Stream Channel Orange here.


Single Review: The Neat - New Kids

Despite convincing myself that The Neat is the single greatest band the world has ever known, I was a little apprehensive when I discovered that they were to release 'New Kids' as their third single. It's not a bad song by any means (indeed hearing it live had me in fits of giddy excitement), but the initial recording which surfaced late last year seemed to have jettisoned practically everything I'd grown to love about the Hull oddballs. Smooth, cumbersome and infuriatingly restrained, it appeared they'd finally succumbed to their inaugural misstep, a realisation which struck my fanboy heart like a ton of lead bricks.

Wednesday, July 11, 2012

Artist of the Day: Om

Om is an anomaly in many ways, existing within many realms of the musical world and blending seamlessly with each.  Featuring a sound that mixes parts of metal, doom, psychedelic, ambient and even some post rock, Om has crafted four critically acclaimed records worthy of all the verbose hyperbole they've gotten.  What makes the band even more appealing is the fact that they are so consistent.  Each album grows in some way, making each listen rewarding whether it be more interesting, heavier, or more experimental. 

With their latest, Advaitic Songs, Om has brought together every influence that has ever defined them. The opener, "Addis" proves this with its tribal approach, as eerie and beautiful female vocals float above the violin and guitar.  Whereas some Om material is decidedly heavy, with booming guitars and bass, it is selections like this that display how the band is capable of conceptual heaviness.  Not the booming in your ear type, but rather, the immediately effectual type that creates a pervasive, all-encompassing atmosphere.

Advaitic Songs, and the band as whole, is full of surprises such as this.  However, to give them all away would ruin the wonderment of discovering them for yourself.

Tuesday, July 10, 2012

Album Review: Caught in the Wake Forever - Against a Simple Wooden Cross

Album Rating: A-
What happened to your biggest demons? How about the moment when you realized your life wasn’t quite what you thought it was, or that night you were tossing and turning, hoping to find your old self? The key moments of your life you’d prefer to keep buried are wedged together effortlessly by Fraser McGowan to make a panorama of tangible loss on Against a Simple Wooden Cross. This album was constructed with glimmers of hope, but its defining factor is its pervading grief, its raincloud of despair. While the positive moments are a certifiable force they can be chalked up to the necessary yang to the yin of nights without sleep, snapshots of a life lost in a single nightmare. Skirmishes with our worst demons. Protests with life, and brushes with death. McGowan is a shining example of a man successfully combating his despair, turning his biggest nightmare into something tangible and admirable.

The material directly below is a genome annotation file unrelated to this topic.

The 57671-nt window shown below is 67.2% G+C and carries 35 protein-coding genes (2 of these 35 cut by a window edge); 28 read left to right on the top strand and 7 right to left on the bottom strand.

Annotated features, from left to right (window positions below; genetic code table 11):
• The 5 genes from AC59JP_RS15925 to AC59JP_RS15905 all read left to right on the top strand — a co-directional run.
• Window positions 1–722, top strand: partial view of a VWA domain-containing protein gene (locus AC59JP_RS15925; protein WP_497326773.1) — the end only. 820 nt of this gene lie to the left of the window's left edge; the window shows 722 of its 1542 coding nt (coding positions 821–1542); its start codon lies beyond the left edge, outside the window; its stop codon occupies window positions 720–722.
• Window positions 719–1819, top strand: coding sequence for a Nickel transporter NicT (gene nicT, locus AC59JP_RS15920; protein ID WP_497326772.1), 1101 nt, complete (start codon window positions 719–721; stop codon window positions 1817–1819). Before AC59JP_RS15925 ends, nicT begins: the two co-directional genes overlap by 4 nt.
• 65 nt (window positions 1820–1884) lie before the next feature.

Artist of the Day: Mojib

Coming to prominence with some (admittedly rather tasty) Radiohead remixes, I think it’s fair to say that no one expected too much from Mojib’s debut album. Not that it would be bad, per se, it’s just hard to shake off the sentiment that artists used to playing with other peoples’ music might struggle to create something more personal. Never has this been more wrong as the album (titled Whimsical Lifestyle) turned out to be a heavily stylised, closely interwoven masterclass in emotional trip-hop. Strong DJ Shadow influences were obvious, but as they battled it out with strings, distortion and piano flutters it became evident that the Swede was mixing his personality with the bleeps and bloops as well. Above all else, however, Whimsical Lifestyle managed to be angry whilst retaining its composure so consistently. “Home Is Where The Heart Is” displays this perfectly: developing from a steady, catchy piano loop into a cacophony of noise and frenzied, political vocals.

The reason Mojib bears mentioning is not solely because he released one of the best albums of the late 00’s, but because he just kind of vanished. Initial attempts at a second - though this time completely remix based - album were met with failure after a label dispute. Likewise, a much more recent attempt seems to have disintegrated completely. My heart lit up on viewing a teaser for this new release, though sunk immediately on realising this was posted almost a year ago. It’s possibly a bit selfish for me to be disappointed despite the fact that Mojib’s already succeeded in entertaining me for hours on end, but one can’t help pining for just a little more.

Album Review: Miniature Tigers - Mia Pharaoh